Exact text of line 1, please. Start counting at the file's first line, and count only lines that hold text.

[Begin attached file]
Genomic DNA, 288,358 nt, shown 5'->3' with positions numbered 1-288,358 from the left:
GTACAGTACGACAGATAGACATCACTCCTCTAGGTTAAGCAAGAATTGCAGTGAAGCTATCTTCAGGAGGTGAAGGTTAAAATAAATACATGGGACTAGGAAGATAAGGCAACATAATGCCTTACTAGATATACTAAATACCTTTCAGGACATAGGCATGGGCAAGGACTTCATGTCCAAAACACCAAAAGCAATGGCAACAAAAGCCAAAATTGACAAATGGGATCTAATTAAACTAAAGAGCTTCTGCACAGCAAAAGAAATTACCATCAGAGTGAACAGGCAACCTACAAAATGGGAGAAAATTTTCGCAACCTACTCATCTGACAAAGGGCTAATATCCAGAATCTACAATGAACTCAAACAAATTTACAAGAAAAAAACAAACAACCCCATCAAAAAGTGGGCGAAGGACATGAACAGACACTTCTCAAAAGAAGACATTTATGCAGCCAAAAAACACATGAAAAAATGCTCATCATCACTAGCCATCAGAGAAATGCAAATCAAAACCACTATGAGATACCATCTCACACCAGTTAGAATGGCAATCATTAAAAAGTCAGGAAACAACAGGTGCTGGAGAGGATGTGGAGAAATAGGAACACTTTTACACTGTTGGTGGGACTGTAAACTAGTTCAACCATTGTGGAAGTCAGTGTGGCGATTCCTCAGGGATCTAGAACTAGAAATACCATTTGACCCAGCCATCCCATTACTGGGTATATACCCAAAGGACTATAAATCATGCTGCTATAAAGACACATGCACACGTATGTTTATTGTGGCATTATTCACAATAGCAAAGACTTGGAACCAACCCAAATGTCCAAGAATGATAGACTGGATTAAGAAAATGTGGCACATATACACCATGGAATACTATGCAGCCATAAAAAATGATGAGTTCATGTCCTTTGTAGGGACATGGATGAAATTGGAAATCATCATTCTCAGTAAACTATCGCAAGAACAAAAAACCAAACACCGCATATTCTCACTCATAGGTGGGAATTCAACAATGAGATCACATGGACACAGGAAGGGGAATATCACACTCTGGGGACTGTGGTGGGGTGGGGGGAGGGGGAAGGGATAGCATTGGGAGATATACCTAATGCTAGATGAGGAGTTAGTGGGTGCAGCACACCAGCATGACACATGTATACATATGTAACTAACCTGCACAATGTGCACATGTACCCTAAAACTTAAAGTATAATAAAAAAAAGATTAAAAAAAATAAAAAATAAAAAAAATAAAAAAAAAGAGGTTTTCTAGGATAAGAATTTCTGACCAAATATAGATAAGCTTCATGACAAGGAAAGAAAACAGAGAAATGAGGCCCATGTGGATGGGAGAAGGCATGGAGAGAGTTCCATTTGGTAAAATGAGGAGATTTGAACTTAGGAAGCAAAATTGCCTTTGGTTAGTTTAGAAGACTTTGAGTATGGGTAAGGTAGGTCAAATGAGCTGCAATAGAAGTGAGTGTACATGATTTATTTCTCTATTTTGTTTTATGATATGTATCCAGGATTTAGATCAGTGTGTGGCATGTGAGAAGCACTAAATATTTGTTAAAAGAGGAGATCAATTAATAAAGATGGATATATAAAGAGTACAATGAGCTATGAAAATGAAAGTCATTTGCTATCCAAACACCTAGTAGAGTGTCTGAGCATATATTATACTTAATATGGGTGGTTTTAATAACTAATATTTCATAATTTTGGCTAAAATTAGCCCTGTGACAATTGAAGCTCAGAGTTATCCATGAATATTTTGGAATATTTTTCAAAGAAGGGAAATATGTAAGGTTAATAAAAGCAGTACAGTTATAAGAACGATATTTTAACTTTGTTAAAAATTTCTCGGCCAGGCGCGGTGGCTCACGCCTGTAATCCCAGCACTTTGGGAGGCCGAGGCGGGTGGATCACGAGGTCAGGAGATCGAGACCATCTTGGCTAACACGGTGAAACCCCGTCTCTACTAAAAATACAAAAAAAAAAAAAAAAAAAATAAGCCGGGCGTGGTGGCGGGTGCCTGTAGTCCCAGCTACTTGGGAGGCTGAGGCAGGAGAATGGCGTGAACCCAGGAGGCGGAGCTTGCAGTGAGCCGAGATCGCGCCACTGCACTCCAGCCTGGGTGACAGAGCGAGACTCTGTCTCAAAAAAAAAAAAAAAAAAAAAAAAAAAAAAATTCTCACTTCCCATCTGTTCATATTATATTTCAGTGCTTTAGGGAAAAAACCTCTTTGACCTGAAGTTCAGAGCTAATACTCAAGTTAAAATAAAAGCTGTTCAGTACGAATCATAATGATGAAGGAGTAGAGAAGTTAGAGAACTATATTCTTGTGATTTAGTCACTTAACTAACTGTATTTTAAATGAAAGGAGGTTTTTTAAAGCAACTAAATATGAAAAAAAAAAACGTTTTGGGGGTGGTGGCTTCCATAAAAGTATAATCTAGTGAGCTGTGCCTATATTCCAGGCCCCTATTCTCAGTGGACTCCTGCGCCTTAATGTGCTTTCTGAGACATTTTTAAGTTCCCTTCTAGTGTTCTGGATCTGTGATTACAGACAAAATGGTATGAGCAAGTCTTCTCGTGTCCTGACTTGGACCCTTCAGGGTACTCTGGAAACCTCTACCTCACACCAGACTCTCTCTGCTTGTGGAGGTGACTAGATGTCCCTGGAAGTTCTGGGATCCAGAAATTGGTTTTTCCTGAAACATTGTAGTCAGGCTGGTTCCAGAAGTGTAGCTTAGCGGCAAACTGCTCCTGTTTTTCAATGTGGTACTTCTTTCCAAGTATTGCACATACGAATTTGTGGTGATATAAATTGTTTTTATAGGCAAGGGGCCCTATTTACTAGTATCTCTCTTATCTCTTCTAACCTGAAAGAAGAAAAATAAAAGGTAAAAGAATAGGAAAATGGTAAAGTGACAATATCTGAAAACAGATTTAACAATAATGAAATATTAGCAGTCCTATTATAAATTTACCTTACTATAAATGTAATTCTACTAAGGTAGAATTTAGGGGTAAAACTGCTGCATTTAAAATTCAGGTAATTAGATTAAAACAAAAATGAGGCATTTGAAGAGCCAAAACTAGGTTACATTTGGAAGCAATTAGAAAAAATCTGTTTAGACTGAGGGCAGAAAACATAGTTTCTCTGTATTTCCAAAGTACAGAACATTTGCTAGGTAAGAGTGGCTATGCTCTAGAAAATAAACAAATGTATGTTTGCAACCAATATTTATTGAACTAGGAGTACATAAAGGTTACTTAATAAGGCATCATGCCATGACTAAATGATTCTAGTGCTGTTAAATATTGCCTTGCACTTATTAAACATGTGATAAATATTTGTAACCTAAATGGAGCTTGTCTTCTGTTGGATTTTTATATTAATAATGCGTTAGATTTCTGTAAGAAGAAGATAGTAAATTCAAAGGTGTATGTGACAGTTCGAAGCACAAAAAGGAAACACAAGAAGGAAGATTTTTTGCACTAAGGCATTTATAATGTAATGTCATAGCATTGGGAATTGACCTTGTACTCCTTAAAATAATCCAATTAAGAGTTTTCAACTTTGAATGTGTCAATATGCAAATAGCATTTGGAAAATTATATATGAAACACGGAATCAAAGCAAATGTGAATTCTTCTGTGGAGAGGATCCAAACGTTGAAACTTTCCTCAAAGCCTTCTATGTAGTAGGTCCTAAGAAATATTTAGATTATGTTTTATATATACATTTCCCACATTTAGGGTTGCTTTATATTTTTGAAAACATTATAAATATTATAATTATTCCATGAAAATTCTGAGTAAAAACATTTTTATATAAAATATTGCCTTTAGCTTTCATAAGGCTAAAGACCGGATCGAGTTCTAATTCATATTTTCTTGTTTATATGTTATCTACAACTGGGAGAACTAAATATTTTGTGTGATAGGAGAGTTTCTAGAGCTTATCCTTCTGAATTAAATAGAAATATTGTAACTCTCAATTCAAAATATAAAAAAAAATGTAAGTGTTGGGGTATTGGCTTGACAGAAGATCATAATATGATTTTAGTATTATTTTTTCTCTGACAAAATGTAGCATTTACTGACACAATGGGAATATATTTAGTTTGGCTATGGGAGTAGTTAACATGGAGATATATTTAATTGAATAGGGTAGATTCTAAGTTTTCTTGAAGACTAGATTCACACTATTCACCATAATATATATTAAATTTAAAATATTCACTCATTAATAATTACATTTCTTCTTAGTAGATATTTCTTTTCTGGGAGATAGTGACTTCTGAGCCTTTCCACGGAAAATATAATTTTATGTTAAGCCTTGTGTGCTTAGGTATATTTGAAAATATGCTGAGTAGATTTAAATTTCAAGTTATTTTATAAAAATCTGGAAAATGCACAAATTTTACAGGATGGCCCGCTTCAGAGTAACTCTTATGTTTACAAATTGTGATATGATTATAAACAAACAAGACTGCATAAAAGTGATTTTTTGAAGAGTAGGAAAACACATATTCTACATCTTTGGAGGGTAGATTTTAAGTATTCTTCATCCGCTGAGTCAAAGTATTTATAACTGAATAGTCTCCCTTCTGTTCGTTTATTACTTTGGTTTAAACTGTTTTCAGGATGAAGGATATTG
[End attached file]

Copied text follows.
Genomic DNA, 288,358 nt, shown 5'->3' with positions numbered 1-288,358 from the left: